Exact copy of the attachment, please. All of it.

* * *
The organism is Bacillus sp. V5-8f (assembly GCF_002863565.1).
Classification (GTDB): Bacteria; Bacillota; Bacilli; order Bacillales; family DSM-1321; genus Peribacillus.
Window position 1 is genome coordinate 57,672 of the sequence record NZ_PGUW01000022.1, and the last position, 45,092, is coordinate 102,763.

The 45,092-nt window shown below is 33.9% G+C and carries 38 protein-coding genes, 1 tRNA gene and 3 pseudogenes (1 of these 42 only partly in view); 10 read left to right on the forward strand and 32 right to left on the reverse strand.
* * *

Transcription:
The organism is Bacillus sp. V5-8f (assembly GCF_002863565.1).
Classification (GTDB): Bacteria; Bacillota; Bacilli; order Bacillales; family DSM-1321; genus Peribacillus.
Window position 1 is genome coordinate 57,672 of the sequence record NZ_PGUW01000022.1, and the last position, 45,092, is coordinate 102,763.

The 45,092-nt window shown below is 33.9% G+C and carries 38 protein-coding genes, 1 tRNA gene and 3 pseudogenes (1 of these 42 only partly in view); 10 read left to right on the forward strand and 32 right to left on the reverse strand.